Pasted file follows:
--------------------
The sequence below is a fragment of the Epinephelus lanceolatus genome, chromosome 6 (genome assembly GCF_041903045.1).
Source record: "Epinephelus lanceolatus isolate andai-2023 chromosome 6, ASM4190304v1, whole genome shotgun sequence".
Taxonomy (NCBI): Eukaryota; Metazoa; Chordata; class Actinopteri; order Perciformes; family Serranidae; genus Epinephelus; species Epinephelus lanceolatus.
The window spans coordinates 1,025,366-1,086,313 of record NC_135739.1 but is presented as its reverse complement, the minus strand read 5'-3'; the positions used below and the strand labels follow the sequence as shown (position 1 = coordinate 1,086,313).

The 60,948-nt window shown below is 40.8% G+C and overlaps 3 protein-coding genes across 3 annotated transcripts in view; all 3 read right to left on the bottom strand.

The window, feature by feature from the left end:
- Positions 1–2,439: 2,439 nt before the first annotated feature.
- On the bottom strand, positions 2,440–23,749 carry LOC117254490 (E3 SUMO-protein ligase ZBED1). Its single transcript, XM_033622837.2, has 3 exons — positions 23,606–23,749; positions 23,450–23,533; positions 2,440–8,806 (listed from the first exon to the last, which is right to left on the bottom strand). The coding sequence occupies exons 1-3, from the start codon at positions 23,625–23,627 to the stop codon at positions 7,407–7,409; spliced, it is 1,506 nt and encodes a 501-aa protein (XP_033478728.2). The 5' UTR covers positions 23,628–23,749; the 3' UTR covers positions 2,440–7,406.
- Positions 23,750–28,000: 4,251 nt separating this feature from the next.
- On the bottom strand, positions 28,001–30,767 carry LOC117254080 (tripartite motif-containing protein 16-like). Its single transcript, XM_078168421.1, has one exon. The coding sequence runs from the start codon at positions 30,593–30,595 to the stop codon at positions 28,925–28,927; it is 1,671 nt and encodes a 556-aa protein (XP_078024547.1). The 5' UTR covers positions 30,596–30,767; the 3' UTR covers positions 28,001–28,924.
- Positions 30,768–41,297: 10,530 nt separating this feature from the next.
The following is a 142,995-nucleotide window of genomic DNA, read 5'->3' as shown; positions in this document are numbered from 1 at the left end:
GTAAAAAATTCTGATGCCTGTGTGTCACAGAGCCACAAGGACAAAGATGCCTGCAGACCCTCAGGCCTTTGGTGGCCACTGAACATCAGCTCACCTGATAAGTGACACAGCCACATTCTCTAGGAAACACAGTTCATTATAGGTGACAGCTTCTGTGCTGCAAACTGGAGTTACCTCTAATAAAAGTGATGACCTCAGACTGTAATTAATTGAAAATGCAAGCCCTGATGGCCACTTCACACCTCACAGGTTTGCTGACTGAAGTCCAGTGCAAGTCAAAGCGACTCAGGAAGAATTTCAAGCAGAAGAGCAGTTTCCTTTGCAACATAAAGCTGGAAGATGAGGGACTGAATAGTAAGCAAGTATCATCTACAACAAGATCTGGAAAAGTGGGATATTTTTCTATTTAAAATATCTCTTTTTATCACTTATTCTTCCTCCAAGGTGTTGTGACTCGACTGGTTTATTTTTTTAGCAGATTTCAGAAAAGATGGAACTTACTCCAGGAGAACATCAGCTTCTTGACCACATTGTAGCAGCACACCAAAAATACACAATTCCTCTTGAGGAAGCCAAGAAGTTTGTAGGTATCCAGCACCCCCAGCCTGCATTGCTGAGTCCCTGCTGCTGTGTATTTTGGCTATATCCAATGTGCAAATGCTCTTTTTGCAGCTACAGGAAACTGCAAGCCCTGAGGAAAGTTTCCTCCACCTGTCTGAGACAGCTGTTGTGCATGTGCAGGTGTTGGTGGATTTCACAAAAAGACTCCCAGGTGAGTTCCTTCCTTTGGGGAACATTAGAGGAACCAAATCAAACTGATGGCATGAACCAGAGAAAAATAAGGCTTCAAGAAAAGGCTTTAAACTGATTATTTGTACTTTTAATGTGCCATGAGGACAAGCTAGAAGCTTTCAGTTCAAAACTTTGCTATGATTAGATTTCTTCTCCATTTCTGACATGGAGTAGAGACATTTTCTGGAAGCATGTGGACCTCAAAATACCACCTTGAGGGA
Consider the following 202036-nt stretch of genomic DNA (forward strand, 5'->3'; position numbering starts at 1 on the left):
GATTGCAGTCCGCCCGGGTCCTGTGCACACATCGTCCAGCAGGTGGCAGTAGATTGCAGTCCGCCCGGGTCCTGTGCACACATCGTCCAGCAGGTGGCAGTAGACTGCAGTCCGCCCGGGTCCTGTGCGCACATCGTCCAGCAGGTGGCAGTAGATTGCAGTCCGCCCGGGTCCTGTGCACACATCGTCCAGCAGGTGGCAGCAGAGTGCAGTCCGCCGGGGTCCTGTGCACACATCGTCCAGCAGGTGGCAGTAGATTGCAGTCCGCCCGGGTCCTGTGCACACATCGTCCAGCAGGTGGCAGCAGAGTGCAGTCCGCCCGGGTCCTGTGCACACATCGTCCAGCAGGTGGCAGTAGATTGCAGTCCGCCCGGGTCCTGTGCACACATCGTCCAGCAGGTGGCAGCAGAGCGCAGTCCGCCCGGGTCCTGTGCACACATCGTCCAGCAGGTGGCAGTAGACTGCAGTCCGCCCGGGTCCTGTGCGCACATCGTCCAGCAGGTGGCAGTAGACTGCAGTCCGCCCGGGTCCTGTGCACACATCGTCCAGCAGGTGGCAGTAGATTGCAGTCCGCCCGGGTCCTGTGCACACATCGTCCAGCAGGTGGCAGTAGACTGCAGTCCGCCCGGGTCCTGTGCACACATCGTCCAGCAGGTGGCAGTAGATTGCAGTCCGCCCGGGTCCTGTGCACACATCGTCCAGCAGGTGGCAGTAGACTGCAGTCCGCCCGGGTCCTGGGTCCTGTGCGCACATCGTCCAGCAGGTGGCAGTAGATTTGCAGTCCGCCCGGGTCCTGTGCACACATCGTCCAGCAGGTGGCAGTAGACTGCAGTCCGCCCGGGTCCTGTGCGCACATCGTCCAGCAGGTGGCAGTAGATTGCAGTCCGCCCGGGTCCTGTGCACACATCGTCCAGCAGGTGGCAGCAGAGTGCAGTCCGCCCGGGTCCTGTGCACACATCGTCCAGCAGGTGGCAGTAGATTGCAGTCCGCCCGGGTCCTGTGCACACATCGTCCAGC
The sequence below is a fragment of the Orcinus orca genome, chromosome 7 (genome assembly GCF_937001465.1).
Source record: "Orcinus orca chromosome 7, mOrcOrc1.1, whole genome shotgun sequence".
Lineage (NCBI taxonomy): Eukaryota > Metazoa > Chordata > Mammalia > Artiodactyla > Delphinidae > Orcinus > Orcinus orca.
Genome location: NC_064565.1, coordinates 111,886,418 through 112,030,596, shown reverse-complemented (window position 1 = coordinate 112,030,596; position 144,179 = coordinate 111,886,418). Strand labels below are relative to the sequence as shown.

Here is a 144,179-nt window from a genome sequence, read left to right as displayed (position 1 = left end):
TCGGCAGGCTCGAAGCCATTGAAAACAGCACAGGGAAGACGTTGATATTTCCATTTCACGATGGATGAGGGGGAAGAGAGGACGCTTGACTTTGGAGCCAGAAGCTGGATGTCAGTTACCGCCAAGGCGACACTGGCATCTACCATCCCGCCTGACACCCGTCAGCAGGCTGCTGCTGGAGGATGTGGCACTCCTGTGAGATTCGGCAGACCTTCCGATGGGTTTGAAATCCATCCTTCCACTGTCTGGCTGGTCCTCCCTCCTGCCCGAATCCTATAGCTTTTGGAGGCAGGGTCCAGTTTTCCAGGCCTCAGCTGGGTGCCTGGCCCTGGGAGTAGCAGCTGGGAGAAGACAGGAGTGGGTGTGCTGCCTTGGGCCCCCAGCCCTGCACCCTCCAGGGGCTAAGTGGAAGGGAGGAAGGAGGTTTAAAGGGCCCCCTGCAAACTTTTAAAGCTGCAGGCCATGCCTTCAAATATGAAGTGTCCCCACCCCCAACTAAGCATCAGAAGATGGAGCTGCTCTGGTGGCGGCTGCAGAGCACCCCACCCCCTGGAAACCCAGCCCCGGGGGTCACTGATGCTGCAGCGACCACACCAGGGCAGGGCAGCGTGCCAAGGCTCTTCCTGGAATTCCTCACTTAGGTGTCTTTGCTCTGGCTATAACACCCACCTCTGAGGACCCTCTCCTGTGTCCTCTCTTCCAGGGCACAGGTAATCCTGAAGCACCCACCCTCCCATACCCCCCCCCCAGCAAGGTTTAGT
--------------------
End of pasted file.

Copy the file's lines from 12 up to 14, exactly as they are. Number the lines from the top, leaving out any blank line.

The following is a 142,995-nucleotide window of genomic DNA, read 5'->3' as shown; positions in this document are numbered from 1 at the left end:
GTAAAAAATTCTGATGCCTGTGTGTCACAGAGCCACAAGGACAAAGATGCCTGCAGACCCTCAGGCCTTTGGTGGCCACTGAACATCAGCTCACCTGATAAGTGACACAGCCACATTCTCTAGGAAACACAGTTCATTATAGGTGACAGCTTCTGTGCTGCAAACTGGAGTTACCTCTAATAAAAGTGATGACCTCAGACTGTAATTAATTGAAAATGCAAGCCCTGATGGCCACTTCACACCTCACAGGTTTGCTGACTGAAGTCCAGTGCAAGTCAAAGCGACTCAGGAAGAATTTCAAGCAGAAGAGCAGTTTCCTTTGCAACATAAAGCTGGAAGATGAGGGACTGAATAGTAAGCAAGTATCATCTACAACAAGATCTGGAAAAGTGGGATATTTTTCTATTTAAAATATCTCTTTTTATCACTTATTCTTCCTCCAAGGTGTTGTGACTCGACTGGTTTATTTTTTTAGCAGATTTCAGAAAAGATGGAACTTACTCCAGGAGAACATCAGCTTCTTGACCACATTGTAGCAGCACACCAAAAATACACAATTCCTCTTGAGGAAGCCAAGAAGTTTGTAGGTATCCAGCACCCCCAGCCTGCATTGCTGAGTCCCTGCTGCTGTGTATTTTGGCTATATCCAATGTGCAAATGCTCTTTTTGCAGCTACAGGAAACTGCAAGCCCTGAGGAAAGTTTCCTCCACCTGTCTGAGACAGCTGTTGTGCATGTGCAGGTGTTGGTGGATTTCACAAAAAGACTCCCAGGTGAGTTCCTTCCTTTGGGGAACATTAGAGGAACCAAATCAAACTGATGGCATGAACCAGAGAAAAATAAGGCTTCAAGAAAAGGCTTTAAACTGATTATTTGTACTTTTAATGTGCCATGAGGACAAGCTAGAAGCTTTCAGTTCAAAACTTTGCTATGATTAGATTTCTTCTCCATTTCTGACATGGAGTAGAGACATTTTCTGGAAGCATGTGGACCTCAAAATACCACCTTGAGGGA
Consider the following 202036-nt stretch of genomic DNA (forward strand, 5'->3'; position numbering starts at 1 on the left):